Is cold the new hot? Elevated ubiquitin-conjugated protein levels in tissues of Antarctic fish as evidence for cold-denaturation of proteins in vivo

J Comp Physiol B. 2007 Nov;177(8):857-66. doi: 10.1007/s00360-007-0183-2. Epub 2007 Aug 21.


Levels of ubiquitin (Ub)-conjugated proteins, as an index of misfolded or damaged proteins, were measured in notothenioid fishes, with both Antarctic (Trematomus bernacchii, T. pennellii, Pagothenia borchgrevinki) and non-Antarctic (Notothenia angustata, Bovichtus variegatus) distributions, as well as non-notothenioid fish from the Antarctic (Lycodichthys dearborni, Family Zoarcidae) and New Zealand (Bellapiscis medius, Family Tripterygiidae), in an effort to better understand the effect that inhabiting a sub-zero environment has on maintaining the integrity of the cellular protein pool. Overall, levels of Ub-conjugated proteins in cold-adapted Antarctic fishes were significantly higher than New Zealand fishes in gill, liver, heart and spleen tissues suggesting that life at sub-zero temperatures impacts protein homeostasis. The highest tissue levels of ubiquitinated proteins were found in the spleen of all fish. Ub conjugate levels in the New Zealand N. angustata, more closely resembled levels measured in other Antarctic fishes than levels measured in other New Zealand species, likely reflecting their recent shared ancestry with Antarctic notothenioids.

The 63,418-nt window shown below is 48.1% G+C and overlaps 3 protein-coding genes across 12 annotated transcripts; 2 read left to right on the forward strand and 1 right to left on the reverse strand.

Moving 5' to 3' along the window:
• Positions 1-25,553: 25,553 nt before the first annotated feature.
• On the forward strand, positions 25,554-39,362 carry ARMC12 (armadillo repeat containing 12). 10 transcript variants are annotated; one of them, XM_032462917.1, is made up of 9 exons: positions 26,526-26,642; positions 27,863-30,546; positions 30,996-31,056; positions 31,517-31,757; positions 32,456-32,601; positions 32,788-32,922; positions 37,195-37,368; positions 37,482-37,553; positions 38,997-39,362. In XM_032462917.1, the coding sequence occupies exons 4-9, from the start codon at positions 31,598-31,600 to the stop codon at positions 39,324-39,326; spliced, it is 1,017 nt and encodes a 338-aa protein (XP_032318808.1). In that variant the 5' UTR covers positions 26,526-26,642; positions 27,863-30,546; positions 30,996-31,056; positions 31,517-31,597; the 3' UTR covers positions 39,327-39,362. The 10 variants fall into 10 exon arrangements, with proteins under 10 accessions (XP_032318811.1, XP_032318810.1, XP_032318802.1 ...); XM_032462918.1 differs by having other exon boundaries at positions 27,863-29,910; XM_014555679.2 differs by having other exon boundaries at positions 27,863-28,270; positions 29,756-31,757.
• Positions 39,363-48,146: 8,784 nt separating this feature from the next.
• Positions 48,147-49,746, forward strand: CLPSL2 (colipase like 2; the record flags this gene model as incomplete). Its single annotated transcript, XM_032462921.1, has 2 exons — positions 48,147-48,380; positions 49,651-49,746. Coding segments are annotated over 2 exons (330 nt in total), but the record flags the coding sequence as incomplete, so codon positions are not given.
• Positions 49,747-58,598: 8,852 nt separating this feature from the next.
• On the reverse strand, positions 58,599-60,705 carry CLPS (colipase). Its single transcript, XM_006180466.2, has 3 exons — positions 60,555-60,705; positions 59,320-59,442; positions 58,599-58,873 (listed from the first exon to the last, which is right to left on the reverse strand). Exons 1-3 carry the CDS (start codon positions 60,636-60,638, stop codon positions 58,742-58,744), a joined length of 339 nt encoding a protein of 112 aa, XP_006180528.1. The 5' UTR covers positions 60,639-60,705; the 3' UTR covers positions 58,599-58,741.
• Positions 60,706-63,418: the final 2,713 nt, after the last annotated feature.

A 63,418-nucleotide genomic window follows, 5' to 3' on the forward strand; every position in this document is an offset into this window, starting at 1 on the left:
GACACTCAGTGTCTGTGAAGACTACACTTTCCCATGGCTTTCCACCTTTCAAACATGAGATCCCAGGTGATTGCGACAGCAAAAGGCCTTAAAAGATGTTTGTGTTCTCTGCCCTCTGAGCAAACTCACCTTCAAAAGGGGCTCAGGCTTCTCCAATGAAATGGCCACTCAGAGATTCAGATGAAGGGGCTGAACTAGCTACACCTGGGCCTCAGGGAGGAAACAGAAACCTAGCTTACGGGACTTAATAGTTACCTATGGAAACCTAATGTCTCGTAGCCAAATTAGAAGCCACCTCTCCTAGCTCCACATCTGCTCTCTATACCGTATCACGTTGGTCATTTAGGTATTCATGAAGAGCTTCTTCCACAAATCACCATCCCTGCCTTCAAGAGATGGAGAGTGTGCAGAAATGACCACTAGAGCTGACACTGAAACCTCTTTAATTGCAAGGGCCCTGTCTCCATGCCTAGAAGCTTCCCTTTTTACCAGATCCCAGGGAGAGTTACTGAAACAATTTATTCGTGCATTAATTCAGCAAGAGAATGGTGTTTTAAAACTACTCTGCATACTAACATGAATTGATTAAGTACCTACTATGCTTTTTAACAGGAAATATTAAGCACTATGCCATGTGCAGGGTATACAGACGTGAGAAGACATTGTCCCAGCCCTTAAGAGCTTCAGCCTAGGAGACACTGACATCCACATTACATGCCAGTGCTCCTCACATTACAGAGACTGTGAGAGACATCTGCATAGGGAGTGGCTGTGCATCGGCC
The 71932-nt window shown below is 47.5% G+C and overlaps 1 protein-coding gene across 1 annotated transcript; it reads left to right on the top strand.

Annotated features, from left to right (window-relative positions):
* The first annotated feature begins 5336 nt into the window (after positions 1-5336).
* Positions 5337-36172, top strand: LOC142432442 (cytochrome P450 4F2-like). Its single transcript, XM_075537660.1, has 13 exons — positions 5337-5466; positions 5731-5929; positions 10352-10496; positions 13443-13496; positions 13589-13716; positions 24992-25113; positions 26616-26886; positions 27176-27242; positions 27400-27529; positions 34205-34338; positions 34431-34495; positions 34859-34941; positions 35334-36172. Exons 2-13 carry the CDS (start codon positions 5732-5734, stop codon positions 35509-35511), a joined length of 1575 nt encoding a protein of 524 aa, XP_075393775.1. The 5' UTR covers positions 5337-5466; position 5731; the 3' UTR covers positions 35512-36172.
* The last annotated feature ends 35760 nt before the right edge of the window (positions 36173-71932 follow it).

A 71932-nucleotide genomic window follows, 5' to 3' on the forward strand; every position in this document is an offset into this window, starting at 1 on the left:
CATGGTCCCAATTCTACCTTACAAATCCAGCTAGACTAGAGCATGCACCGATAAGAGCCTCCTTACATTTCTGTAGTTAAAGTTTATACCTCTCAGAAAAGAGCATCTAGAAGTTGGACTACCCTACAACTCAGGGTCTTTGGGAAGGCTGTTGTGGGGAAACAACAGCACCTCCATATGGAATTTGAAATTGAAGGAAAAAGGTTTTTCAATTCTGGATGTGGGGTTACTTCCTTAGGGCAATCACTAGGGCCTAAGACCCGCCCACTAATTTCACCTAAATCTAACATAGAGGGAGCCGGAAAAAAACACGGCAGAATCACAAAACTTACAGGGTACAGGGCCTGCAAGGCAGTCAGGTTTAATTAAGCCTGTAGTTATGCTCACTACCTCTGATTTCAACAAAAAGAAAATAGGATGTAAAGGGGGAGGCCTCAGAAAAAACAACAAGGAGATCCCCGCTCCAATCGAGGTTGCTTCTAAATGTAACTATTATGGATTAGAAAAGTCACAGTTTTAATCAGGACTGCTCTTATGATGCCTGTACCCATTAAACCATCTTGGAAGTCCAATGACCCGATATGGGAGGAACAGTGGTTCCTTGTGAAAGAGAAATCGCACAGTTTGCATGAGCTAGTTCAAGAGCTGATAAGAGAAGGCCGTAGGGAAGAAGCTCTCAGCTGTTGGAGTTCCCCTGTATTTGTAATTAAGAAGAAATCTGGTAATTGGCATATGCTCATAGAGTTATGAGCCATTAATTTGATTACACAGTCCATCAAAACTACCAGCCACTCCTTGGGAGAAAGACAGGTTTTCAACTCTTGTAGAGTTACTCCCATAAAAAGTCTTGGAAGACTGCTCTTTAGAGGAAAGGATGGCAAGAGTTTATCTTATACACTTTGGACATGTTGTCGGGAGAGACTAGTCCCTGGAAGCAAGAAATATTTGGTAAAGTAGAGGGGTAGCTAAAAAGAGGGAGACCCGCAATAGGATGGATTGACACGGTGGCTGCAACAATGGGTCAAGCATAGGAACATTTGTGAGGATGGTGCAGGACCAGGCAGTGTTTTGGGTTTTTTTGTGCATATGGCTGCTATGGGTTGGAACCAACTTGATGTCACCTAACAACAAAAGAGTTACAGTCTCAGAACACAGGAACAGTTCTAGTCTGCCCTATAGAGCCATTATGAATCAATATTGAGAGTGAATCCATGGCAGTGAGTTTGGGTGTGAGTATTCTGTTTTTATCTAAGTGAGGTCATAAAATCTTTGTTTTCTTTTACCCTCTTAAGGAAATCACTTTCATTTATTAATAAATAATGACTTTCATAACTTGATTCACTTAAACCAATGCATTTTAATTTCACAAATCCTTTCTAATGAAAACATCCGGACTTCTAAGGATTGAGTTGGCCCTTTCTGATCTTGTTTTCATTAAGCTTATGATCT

Publication types

  • Research Support, Non-U.S. Gov't
  • Research Support, U.S. Gov't, Non-P.H.S.

MeSH terms

  • Adaptation, Physiological / physiology
  • Animals
  • Antarctic Regions
  • Cold Temperature*
  • Fish Proteins / metabolism*
  • Fishes / metabolism*
  • Gills / metabolism
  • Liver / metabolism
  • Myocardium / metabolism
  • Protein Denaturation / physiology
  • Species Specificity
  • Spleen / metabolism
  • Ubiquitin / metabolism*


  • Fish Proteins
  • Ubiquitin